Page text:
Technology

Off-The-Shelf Hacker: PancakeBot Hot Plate Temperature Mapping

18 Feb 2017 3:00am, by

In a few past columns, I’ve been investigating the idea of measuring the temperatures of the PancakeBot, a device that prints pancakes in patterns the user designs. I’ve wondered if there is a way to relate real-time temperatures of the element and the hot plate surface, to the way the PancakeBot goes about printing a pancake. As with all prototyping and a lot of analysis, it takes time to figure out what you need to do, then actually put it into action and get some results.

This week, we’ll look at placing the temperature sensors, capturing some preliminary baseline data, how we might generate basic metrics for analysis and where we might go next with our PancakeBot hacking process. Getting through this initial testing setup, was quite a bit of work, so we’ll sync the temperature data with some real-world pancake prints, in a future installment.

Mounting the Thermocouple

The first step to capturing temperature data was to find a place to mount the thermocouple. I wanted to place it against the heating element, to ensure a fast response to changing temperatures. I settled on bending the tip of the thermocouple, slightly and wedging it under a 1.5-inch long piece of quarter inch wide brass flat stock. Brass conducts heat well and using a small bracket wasn’t going to slow down the response very much. The little bracket was attached under one of the hotplate foot mounting screws. I then temporarily looped the long thermocouple lead around a hotplate foot, to keep it out of the way. The wire was then routed out to the amplifier board. Here’s a closeup of the thermocouple and the bracket:

Thermocouple mounted to heating element on the bottom of the PancakeBot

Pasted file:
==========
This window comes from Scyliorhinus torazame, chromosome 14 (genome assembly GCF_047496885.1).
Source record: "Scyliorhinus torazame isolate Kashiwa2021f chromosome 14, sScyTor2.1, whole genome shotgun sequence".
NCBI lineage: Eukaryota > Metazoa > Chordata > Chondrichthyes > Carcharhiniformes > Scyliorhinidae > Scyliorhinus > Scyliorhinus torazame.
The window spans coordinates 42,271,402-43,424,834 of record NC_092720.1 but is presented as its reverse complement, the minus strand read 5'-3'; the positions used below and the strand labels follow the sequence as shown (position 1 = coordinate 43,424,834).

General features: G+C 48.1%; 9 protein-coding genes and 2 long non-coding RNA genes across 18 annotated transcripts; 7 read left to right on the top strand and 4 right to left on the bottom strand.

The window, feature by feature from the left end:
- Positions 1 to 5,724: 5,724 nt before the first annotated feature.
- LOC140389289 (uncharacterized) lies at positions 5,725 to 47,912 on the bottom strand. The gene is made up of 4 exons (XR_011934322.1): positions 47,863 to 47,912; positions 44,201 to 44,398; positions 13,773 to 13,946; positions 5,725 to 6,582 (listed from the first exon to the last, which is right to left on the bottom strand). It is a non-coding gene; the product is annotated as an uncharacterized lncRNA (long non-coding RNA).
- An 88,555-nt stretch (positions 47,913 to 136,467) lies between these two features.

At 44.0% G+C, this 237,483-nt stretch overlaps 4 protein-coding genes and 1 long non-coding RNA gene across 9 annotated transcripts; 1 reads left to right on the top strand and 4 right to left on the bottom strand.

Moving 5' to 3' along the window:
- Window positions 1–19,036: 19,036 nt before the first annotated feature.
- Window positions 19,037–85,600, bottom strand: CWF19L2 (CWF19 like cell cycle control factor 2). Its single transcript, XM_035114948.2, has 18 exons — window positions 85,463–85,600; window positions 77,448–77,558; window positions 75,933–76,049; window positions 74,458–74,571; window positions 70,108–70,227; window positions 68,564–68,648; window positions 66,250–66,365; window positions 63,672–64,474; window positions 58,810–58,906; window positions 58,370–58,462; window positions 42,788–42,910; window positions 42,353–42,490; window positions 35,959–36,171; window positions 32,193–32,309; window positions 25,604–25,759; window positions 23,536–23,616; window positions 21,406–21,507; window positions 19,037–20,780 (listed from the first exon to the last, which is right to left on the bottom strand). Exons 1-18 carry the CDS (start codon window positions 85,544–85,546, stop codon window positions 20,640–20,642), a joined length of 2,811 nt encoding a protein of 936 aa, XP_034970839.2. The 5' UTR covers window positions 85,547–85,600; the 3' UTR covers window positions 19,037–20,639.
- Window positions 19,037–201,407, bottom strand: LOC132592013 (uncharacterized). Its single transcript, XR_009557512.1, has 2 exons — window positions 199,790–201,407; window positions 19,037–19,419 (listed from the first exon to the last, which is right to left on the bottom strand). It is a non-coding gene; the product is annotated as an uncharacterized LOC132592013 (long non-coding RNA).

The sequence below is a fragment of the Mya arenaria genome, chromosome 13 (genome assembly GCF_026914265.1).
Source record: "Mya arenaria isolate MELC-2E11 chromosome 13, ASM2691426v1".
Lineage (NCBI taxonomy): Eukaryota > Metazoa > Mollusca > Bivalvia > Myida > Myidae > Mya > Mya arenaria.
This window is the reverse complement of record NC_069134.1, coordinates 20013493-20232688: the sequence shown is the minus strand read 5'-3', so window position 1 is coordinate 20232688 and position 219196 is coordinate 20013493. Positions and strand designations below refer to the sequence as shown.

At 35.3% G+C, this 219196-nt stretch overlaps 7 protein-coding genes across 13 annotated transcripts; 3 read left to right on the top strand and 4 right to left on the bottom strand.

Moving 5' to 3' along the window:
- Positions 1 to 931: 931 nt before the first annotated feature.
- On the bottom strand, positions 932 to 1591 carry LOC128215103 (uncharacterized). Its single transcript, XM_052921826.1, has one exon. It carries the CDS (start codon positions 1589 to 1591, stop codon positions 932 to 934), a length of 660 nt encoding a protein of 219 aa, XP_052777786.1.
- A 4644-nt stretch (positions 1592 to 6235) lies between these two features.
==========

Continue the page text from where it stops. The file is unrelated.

During one of several trial temperature runs, I noticed that the thermocouple readings weren’t changing, even though the IR sensor registered an increasing surface temperature. Sure enough, upon inspection, the thermocouple tip had slipped out from under the brass strip. A quick tip re-orientation under the strip again gave me changing heating element numbers.

The wedged tip, brass strip mounting method is OK for proof of principle. It will certainly have to be refined for long-term temperature monitoring since the vibration of the PancakeBot arm and servos definitely will work the thermo tip loose again.

Reading the Hotplate Surface with the IR Thermometer

Reading the surface temperature with the infrared thermometer was straightforward. I placed the Arduino, breadboard and thermocouple amplifier board next to the PancakeBot, on a little plastic box. The infrared thermometer was then positioned about a quarter inch above the hot plate surface.

Note that the sensor reading drops off as the distance from the sensor to the surface increases. The reading may change by 10 or 15 degrees F. at one inch, as opposed to a quarter inch. It’s probably close enough this time, although the behavior may cause issues, in your projects, depending on your requirements.

The PancakeBot arm wasn’t in place for this phase of testing. Clearly, the infrared sensor will need to be re-positioned for actual printing, otherwise, it will cause interference when the arm moves up and back. For upcoming pancake printing runs, I’ll likely move the infrared sensor to a corner of the hot plate.

Would it make sense to mount the IR thermometer on the arm to measure the surface temperature, under the batter dispenser, as a pancake prints? What insights might we draw from that data? How hard would it be to put the sensor on the arm? What benefits would we get from this effort? All thought provoking questions, as we prototype our crazy hacking schemes.

Syncing Events to the Data Stream

Down the line, I’d like to try to sync the temperature data with the various phases of the actual pancake printing process. What effect does instantaneous temperature, both at the element and on the surface have to a line, curve or area fill, as you print the Eiffel Tower or the face of a celebrity?

My plan is to coordinate the temperature data and PancakeBot moves using a time index.

To that end, I added a time index to the data stream coming from the Arduino. It’s nothing more than a counter, in the code, that increments upward, once per line of data. One line per second, seemed like a reasonable starting point, for the data collection interval, so that’s what I used.

Readers probably are aware that time delays, in your Arduino code, don’t necessarily reflect the actual elapsed time through the main program loop. Sending text data out over the serial line, complicated decision making and trips through functions, all contribute to an actual “loop cycle” duration. You have to account for these things, to get reasonably accurate time counts.

I originally wanted to get a data sample every half second (500 milliseconds).

Using a stopwatch I found that 500-millisecond delay setting gave somewhere around 650 milliseconds, between each line of data coming out of the USB port.